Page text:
Research / History Teaching in Georgia

Georgia is a multi-linguistic country, and is in search for a model for governing its pluralism. Thirteen percent of its population does not speak Georgian as first language. The two major ethno-linguistic groups are the Armenians, mostly living in Samskhe Javakheti (approximately 6%) and the Azeris in Kvemo Kartli (6.5%).

History teaching has undergone major changes since the independence of Georgia in 1991. The number of history classes in the curriculum has considerably increased and focuses nowadays on national Georgian history, the study of historical personalities and the influence of the Georgian kings. In this view, new textbooks have been written by Georgian historians in Georgian language. Most of them have been already translated in Russian, Azeri and Armenian languages, to make them available for the minority schools.

History has a very important place in the human relations. History and language are basic elements of the identity construction of a group. Yet, in Soviet and post-Soviet Caucasus, history and historians have also played a controversial role creating polarized visions of the past and present. Against this background of competing historical perspectives, how are minorities represented in the new Georgian history textbooks? In view of the importance of intercultural education in multi-lingual and multi-ethnic societies, do the new Georgian history textbooks ensure that the general compulsory curriculum includes the teaching of the histories, cultures and traditions of their respective national minorities? And how do the minorities living in Georgia perceive and agree with these current history textbooks?

The general aim of the project is to analyse the representations and place attributed to Armenian and Azeri minorities in the Georgian history schoolbooks. The project pursues two specific objectives, which are:

- To raise non-partisan knowledge and awareness about issues of representations as potential sources of conflict and;
- To develop constructive ideas on how to deal with these issues in the future.

In order to achieve these objectives, a study on the representation of Armenian and Azeri minorities in the Georgian history schoolbooks will be conducted, followed by a workshop.

Activities and project outcomes

- A research paper consisting of three parts:
  • a background article dealing with the evolution of history textbooks and history teaching in Georgia since independence;
  • a summary of the interviews of history teachers, textbooks authors, representatives of the Ministry of Education and parents on the issues at stake in history teaching in Georgia; and
  • a text analysis of history schoolbooks extracts. The choice of the books and extracts to be analysed will be done based on the interviews. The selected extracts will be translated to English and analysed according to academic text analysis methods.

- A workshop gathering authors of the school manuals, history teachers of Azeri and Armenian schools from Kvemo Kartli and Samskhe Javakheti regions, representatives from the Ministry of Education and International Organisations. During the workshop the results of the text analysis and interviews will be presented and the discussion will focus on how put the basis for a teaching of History that would be acceptable for all groups of the Georgian society.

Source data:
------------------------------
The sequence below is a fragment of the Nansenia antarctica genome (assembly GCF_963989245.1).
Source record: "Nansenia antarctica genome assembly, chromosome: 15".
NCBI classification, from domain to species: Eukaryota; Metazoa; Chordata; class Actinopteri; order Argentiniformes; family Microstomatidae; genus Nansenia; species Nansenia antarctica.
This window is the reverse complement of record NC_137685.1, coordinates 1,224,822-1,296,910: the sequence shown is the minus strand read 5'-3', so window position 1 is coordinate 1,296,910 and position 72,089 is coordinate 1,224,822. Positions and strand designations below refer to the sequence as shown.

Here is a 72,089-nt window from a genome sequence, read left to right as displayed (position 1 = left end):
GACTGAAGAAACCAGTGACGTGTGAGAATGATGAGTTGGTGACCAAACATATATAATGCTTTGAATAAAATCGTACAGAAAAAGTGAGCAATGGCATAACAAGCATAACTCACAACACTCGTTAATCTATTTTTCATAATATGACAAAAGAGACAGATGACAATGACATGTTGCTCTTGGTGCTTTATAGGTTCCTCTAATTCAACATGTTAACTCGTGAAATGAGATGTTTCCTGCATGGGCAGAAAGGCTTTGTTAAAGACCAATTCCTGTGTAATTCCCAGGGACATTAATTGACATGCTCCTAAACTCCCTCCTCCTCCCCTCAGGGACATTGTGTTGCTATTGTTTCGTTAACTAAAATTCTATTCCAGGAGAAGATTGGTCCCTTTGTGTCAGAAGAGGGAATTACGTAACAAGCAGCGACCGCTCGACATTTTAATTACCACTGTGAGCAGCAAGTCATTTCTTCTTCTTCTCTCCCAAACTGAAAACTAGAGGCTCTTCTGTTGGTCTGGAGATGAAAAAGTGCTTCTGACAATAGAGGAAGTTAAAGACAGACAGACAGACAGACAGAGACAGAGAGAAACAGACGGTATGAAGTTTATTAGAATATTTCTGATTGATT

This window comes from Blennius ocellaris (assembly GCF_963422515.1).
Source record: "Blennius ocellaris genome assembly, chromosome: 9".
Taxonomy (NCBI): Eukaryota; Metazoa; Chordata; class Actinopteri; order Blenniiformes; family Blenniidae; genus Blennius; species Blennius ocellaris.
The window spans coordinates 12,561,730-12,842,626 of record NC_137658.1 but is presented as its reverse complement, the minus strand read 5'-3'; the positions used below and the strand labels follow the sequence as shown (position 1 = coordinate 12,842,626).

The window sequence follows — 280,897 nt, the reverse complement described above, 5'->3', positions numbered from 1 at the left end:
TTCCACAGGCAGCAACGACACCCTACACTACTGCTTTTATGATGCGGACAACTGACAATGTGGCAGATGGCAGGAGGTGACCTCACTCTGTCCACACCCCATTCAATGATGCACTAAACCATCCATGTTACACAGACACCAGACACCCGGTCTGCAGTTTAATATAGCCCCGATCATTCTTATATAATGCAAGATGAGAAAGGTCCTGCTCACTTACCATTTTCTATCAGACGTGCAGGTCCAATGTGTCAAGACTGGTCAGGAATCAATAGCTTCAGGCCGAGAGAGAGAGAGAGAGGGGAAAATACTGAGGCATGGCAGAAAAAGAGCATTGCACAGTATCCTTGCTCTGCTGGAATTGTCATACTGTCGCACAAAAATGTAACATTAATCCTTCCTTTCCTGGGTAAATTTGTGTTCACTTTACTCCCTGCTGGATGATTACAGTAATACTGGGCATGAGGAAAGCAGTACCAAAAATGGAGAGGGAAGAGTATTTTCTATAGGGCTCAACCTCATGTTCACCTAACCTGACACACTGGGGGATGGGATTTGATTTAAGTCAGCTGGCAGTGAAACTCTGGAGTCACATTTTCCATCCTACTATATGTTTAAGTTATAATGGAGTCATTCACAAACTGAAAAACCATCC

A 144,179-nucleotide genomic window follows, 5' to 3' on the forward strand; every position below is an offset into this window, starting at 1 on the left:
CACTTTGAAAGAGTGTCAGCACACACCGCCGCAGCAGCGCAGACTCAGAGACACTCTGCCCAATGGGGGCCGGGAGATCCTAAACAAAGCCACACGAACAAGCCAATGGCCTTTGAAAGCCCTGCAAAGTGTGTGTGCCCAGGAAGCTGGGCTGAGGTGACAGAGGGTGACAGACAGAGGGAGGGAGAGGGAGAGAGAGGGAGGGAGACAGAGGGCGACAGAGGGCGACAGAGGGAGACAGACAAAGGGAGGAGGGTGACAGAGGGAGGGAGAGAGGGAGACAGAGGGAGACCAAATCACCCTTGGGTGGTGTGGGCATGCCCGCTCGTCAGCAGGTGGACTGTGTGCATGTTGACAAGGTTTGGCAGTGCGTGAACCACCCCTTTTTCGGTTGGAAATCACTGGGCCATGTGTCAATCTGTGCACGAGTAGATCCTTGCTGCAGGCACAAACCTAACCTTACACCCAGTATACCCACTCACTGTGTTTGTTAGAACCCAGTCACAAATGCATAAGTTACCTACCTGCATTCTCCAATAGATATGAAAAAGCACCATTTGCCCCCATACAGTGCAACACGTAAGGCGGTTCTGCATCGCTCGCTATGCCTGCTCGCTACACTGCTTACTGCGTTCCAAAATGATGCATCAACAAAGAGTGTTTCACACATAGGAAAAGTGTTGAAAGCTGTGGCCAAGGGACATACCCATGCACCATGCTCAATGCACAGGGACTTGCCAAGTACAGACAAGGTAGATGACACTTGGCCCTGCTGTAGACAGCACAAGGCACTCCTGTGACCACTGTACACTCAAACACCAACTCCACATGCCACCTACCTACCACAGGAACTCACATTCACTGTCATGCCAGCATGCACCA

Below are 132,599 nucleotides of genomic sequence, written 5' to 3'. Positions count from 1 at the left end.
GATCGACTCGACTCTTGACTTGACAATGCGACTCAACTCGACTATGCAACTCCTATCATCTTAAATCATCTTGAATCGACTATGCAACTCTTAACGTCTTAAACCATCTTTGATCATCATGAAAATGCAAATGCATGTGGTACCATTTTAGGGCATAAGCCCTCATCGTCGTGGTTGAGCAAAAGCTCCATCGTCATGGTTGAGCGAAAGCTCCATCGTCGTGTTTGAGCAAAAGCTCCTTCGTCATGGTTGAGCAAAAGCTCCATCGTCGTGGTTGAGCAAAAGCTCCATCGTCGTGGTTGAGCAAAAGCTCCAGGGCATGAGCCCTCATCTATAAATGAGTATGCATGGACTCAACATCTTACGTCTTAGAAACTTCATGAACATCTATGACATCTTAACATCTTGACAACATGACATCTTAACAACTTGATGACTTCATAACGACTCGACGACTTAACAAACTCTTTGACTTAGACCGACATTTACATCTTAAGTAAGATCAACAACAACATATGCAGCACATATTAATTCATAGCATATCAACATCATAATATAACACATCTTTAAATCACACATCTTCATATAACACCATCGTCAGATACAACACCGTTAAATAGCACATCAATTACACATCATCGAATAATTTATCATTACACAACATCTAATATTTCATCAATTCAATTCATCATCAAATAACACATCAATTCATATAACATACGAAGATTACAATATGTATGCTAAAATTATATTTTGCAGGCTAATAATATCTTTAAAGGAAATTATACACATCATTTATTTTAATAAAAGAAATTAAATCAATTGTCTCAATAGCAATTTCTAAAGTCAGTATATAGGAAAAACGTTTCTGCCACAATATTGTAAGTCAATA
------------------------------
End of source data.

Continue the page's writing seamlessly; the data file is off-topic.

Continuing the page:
- A set of recommendations for the improvement of the textbooks addressed to the Georgian Ministry of Education. The recommendations will be based on the outcomes of the workshop and the analysis of history textbooks extracts.

Workshop "History Teaching in Georgia & Representations of Minorities"

On December 12, 2006 CIMERA organized in Tbilisi a workshop to present the findings of the research project and to discuss integrating the history of minority groups into mainstream History teaching in Georgia

The 40 participants included: textbook authors, history teachers from Armenian and Azeri schools in Georgia, representatives of the Ministry of Education and Science of Georgia, foreign and local historians, as well as international and local NGOs dealing with minority issues.
The research papers are now available on CIMERA website.

Workshop programme

Moderation: V. Cheterian, Director of Programmes, CIMERA, Switzerland

10:00 - 10:10   Welcome address H.E. Lorenzo Amberg, Ambassador of Switzerland to Georgia and Armenia

10:10 - 10:25   Key aspects of the textbooks reform in Georgia Simon Janashia, Director, National Curriculum and Assessment Center, Ministry of Education and Science of Georgia

10:25 - 10:45   Introduction to the workshop: "From ethnic to civic identity in History teaching" V. Cheterian, CIMERA, Switzerland

10:45 - 11:00   Reforming history textbooks: changing patterns & the issue of minorities in Georgian History L. Gigineishvili, Historian, Georgia

11:00 - 11:10   questions

11:10 - 11:40   Teaching History & Minorities in Georgia: main findings of a research conducted in autumn 2006 I. Gundare, Historian, Latvia

11:40 - 12:00   coffee break

12:00 - 12:45   Discussion

12:45 - 13-45   lunch break

13:45 - 15:45   Group work: "How to integrate minorities' perspectives in History teaching in Georgia"

15:45 - 16:15   coffee break

16:15 - 17:15   Plenary session

Swiss Federal Department of Foreign Affairs, Political Division IV

History Teaching in Georgia: representation of Minorities in Georgian history textbooks

© Cimera 2001